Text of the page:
Changing times

At a holiday party in midtown the other night, I stood in a huddle with two publishing veterans looking back on the year.

One spoke of a recrudescence that reminds her of the 1980s, those long-ago pre-superstore, pre-Amazon days. “Publishers are again showing energy, thinking outside the box, experimenting. They’re working with indies, and indies are doing great things!”  The other talked of houses too often “dropping the ball and slipping up”, of inadequate editing, poor marketing for too many titles, sloppy metadata, all at a time when self-publishing’s boom makes it “essential” trade publishers get things right. Both, of course, are correct.

The thousand enthusiastic authors who participated in Indies First on Small Business Saturday, and Publishers Weekly’s decision to name American Booksellers Association’s head Oren Teicher and his board “person of the year”, speak to a renewal of focus within, and on, indies.

Yet although the bleed in numbers has been stanched and indies can still work wonders in hand-selling and word-of-mouth, running a successful store, keeping it in sync with an increasingly technocentric culture while ensuring it is attuned to here-and-now community-building is hard, tiring work—simply too tiring for the many owners who sold up in the past 12 months.

Amazon’s hold on the business is reality, whatever the Department of Justice thinks to the contrary. Seattle has made missteps—this year’s exiting of Larry Kirshbaum was a high-profile admission that he did not deliver.

Attachment

Although the growth in e-book devices and e-book sales has slowed overall, B&N’s struggle with the Nook has made clear—if any clarifying was necessary—that, as c.e.o. of Nook Media Mike Huseby put it, selling devices is still “the best way to get content attachment”. Amazon has sold far more e-reading devices, and has far more “attachment”.

Huseby has said the company “is in the device business to stay”, but what rabbit will founder Len Riggio pull out of the hat to reverse losses? Will the c.e.o. slot—empty since William Lynch was dispensed with—be permanently eliminated, or will someone be elevated or brought in, as Lynch was?  There is only so much added pressure on terms that can be exerted on publishers, so much cost-cutting and real-estate dealing. Everyone in the industry is watching and waiting to see what B&N will do in 2014.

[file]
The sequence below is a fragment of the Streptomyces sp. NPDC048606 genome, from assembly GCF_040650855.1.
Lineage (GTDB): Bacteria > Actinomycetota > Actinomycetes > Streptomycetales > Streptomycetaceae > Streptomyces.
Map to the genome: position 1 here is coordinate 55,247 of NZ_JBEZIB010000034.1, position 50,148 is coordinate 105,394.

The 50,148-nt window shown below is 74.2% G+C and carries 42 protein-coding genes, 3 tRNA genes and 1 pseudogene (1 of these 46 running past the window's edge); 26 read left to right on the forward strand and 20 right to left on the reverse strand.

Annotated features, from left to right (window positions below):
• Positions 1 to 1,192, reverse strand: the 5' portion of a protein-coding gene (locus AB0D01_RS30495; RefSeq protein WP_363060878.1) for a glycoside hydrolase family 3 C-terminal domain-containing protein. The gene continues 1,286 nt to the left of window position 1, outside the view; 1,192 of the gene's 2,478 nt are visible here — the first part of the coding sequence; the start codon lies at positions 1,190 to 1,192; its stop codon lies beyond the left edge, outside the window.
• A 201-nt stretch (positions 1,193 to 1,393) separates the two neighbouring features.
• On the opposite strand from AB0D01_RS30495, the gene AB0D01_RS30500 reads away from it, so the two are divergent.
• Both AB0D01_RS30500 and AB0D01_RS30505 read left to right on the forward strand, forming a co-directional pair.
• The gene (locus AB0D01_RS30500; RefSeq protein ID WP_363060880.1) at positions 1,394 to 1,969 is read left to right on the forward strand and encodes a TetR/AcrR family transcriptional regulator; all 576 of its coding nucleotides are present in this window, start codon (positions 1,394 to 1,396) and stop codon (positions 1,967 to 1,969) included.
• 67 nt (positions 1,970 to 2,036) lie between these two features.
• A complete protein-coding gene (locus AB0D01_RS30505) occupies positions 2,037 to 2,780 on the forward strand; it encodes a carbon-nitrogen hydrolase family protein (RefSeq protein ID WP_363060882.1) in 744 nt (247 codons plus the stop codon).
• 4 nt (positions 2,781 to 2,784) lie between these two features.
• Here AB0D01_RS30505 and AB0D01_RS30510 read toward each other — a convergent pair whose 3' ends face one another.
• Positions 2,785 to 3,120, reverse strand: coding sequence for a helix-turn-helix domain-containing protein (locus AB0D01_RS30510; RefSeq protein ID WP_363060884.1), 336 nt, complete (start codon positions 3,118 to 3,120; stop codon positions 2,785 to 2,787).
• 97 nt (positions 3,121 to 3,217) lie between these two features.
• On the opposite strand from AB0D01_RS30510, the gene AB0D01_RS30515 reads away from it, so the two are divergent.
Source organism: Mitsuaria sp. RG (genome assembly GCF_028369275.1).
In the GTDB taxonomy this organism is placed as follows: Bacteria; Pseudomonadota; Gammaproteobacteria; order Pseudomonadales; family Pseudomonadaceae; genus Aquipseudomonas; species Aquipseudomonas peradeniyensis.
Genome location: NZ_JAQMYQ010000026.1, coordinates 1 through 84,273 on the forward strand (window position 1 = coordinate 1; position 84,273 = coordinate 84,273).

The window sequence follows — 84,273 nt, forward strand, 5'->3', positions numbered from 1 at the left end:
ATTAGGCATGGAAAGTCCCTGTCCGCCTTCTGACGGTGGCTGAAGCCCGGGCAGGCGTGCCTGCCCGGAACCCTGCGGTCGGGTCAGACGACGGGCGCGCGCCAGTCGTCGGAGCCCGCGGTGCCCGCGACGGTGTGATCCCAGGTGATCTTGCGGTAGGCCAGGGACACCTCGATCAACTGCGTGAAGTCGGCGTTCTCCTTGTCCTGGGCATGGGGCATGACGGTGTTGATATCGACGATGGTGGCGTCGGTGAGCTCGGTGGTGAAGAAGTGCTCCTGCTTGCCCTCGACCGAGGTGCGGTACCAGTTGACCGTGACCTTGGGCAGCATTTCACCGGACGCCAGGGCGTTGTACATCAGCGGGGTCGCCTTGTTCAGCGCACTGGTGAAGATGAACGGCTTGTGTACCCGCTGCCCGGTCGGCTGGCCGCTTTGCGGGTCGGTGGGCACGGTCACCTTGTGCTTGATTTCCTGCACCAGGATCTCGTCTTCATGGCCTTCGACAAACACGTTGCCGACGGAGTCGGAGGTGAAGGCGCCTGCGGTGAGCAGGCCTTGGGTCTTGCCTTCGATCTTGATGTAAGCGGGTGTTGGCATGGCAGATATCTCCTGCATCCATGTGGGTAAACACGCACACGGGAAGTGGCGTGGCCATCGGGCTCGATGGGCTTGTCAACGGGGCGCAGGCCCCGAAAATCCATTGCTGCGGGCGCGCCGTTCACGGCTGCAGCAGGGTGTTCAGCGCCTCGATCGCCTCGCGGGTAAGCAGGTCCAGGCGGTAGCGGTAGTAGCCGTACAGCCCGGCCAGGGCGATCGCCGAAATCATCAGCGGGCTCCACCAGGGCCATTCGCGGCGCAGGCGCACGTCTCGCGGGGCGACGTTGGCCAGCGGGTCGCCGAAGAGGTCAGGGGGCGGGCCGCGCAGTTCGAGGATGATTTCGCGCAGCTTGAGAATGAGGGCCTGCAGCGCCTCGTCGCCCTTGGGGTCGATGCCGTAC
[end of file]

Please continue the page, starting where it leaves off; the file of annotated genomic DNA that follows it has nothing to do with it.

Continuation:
Meanwhile, most agree that with downward pricing exerted by e-books, this year has seen publishing become ever more hit-driven, making corporate pressures to find the next Fifty Shades, Hunger Games, Twilight; the next crop of Kings, Gladwells, Grishams, that much greater. Agents speak of seeing the hit and big-name business at one end and the rise of self-publishing at the other exerting even more squeeze on established authors in the middle.

The big bets business has come back with a vengeance, epitomised by the bidding frenzy and the near-$2m that Knopf is paying for 34-year-old Garth Risk Hallberg’s City on Fire. The hefty novel also put the spotlight on one other phenomenon: despite mobile and internet use being touted as indicators of shorter attention spans—and ipso facto, the need for shorter books—the past year has produced notable 900-page bestsellers from Donna Tartt and Doris Kearns Goodwin, not to mention 500–600 page “striplings” from Kate Atkinson, Amy Tan, and others.

Experimenting

Publishers are experimenting with social media, listening to metrics, data collecting, etc., but this year more and more authors who are not at the very top of the heap say it has become a given that their work includes paying from their own pockets for consultants who will build or spruce up websites; tutor them in how to connect to online communities; or do the trawling, tweeting, blogging and Facebooking for them. Well-known publicity/PR firms who thrived on publishers’ coffers are now mostly paid by authors. So are more and more editors, whom authors engage to whip drafts into shape before their publishers’ editors ever see them.

The year that was can’t be left without a word—and a question—about Penguin Random House. Thus far, Markus Dohle has gained high marks for going slowly, but that cannot continue forever. Many look at the merger and see RH having an unspoken advantage, but a difficult few years lie ahead for both constituent parts. Random used to have one owner to satisfy. Even though it is widely assumed that Bertelsmann will take over the whole enterprise, the complications of having to satisfy two corporate masters cannot be overestimated. Both want the company to grow, but three years from now, will Pearson and Bertelsmann’s interests be so closely aligned?  Further questions will no doubt arise in 2014.

Gayle Feldman is The Bookseller's US correspondent